Brandon Weeden has met with a handful of curious NFL teams leading up to this month's draft. The Oklahoma State quarterback admits the question of his age comes up "sooner than later" in those conversations.
At 28, Weeden is not a fit for teams looking to groom a signal-caller long-term. Widely praised for his leadership ability and maturity (not to mention his arm strength), Weeden needs to see the field as a rookie.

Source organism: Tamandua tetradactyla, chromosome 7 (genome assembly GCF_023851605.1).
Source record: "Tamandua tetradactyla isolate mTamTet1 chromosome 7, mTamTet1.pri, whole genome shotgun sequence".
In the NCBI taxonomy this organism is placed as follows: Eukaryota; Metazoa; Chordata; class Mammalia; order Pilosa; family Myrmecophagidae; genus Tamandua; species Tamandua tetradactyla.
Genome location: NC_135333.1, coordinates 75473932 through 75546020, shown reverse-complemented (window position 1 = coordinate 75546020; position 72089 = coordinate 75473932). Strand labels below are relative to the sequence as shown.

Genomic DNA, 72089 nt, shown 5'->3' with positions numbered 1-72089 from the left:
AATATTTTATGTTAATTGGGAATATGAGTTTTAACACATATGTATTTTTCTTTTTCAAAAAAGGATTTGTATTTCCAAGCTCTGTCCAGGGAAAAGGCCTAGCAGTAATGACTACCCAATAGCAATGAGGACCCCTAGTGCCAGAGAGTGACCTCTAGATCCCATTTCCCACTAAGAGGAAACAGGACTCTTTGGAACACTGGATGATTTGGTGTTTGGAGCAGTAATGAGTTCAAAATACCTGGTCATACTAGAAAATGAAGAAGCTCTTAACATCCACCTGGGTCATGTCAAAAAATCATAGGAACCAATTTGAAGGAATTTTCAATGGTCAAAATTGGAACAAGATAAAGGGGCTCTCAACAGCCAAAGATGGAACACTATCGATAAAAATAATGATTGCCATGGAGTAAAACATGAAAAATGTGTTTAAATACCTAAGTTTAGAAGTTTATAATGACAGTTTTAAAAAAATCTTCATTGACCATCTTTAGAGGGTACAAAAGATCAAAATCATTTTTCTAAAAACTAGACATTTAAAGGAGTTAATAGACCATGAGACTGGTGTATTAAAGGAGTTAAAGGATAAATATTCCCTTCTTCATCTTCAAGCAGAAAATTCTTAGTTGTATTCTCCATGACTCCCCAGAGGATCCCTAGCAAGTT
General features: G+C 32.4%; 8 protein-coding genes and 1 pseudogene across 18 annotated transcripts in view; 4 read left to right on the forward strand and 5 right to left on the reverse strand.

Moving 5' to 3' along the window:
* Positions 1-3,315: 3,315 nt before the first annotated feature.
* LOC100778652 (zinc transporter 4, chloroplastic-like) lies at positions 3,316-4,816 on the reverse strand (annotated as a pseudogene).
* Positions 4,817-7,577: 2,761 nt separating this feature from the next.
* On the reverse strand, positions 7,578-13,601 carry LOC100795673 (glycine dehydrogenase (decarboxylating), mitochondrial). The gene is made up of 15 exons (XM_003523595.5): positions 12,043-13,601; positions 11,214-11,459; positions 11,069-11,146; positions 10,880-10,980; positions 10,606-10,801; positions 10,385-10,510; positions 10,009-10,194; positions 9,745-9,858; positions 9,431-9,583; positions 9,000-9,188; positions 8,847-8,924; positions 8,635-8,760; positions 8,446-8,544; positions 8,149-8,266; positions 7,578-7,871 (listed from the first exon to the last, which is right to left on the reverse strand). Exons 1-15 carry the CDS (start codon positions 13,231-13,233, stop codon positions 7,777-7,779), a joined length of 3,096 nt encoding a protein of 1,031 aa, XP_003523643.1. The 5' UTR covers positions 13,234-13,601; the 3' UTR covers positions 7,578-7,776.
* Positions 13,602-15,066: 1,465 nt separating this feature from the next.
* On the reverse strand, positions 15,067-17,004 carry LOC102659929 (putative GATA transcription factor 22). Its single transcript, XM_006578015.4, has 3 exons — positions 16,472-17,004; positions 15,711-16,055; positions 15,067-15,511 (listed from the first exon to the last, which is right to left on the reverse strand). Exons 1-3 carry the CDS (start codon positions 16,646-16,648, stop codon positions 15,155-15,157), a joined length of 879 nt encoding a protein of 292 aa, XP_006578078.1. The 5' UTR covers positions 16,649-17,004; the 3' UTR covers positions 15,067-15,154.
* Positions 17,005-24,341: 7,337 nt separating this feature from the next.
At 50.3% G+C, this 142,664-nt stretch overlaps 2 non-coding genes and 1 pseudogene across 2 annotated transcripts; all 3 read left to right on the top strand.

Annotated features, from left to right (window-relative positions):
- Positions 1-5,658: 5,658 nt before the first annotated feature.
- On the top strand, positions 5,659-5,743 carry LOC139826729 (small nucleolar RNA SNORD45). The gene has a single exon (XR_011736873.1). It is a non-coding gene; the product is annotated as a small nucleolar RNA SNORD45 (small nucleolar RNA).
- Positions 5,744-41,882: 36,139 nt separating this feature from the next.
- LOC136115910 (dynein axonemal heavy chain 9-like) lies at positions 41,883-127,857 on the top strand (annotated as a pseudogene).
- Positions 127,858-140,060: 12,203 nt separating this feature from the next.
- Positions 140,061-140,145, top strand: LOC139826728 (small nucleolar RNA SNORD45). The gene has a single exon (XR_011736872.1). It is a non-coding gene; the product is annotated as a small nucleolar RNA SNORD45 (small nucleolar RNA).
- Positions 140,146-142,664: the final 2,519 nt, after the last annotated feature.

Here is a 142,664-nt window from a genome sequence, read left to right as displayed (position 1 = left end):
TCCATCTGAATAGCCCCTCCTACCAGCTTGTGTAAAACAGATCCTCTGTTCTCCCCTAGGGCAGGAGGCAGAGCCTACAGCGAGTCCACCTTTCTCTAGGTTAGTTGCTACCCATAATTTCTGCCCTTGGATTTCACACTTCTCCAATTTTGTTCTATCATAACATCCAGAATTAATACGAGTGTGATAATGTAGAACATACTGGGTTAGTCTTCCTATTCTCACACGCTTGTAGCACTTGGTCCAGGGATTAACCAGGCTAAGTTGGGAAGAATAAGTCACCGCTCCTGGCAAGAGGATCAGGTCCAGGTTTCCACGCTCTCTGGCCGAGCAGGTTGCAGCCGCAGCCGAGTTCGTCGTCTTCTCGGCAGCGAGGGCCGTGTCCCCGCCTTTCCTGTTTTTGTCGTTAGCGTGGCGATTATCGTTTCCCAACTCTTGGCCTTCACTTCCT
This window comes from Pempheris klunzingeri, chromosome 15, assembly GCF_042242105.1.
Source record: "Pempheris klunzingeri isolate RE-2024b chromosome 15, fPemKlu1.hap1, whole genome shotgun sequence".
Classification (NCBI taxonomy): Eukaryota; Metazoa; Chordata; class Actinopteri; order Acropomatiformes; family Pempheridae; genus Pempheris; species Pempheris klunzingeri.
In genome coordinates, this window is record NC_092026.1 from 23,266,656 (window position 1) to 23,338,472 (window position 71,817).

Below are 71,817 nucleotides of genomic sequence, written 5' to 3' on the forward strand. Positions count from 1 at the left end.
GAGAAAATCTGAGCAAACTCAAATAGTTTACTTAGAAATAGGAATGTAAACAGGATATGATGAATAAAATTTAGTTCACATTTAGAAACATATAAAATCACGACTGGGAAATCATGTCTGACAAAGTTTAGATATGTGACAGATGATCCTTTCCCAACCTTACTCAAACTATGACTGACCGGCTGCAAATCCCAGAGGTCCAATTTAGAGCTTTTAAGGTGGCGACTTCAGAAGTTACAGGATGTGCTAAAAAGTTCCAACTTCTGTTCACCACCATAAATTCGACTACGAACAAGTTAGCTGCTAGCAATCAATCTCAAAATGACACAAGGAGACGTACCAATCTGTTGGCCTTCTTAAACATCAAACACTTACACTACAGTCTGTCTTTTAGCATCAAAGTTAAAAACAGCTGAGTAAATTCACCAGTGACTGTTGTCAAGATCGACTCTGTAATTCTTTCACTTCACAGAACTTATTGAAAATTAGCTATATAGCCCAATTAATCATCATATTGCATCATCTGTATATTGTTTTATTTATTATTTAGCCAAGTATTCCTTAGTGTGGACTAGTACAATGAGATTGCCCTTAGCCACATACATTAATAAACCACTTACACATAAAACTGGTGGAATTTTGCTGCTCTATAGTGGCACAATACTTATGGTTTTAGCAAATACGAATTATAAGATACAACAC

He's asking teams to look past -- in fact, ignore -- the age factor.
"I can't change that," Weeden told The Dan Patrick Show on Monday. "Treat me like I am 22. ... I don't believe my age should even affect (anything). ... I don't think many people plan on playing 20 years in the NFL, but if I can go play eight, 10 years in the NFL, it's a great NFL career.
"I continue to take care of my body," Weeden said. "My body's extremely fresh ... From a maturity standpoint, I think I can handle more thrown on my plate quicker than, maybe, the next guy. ... There's a lot more positive than negatives."
If Weeden were younger, he might be seen as the third best quarterback in the draft, leaping ahead of Ryan Tannehill, widely considered too green to produce as a rookie.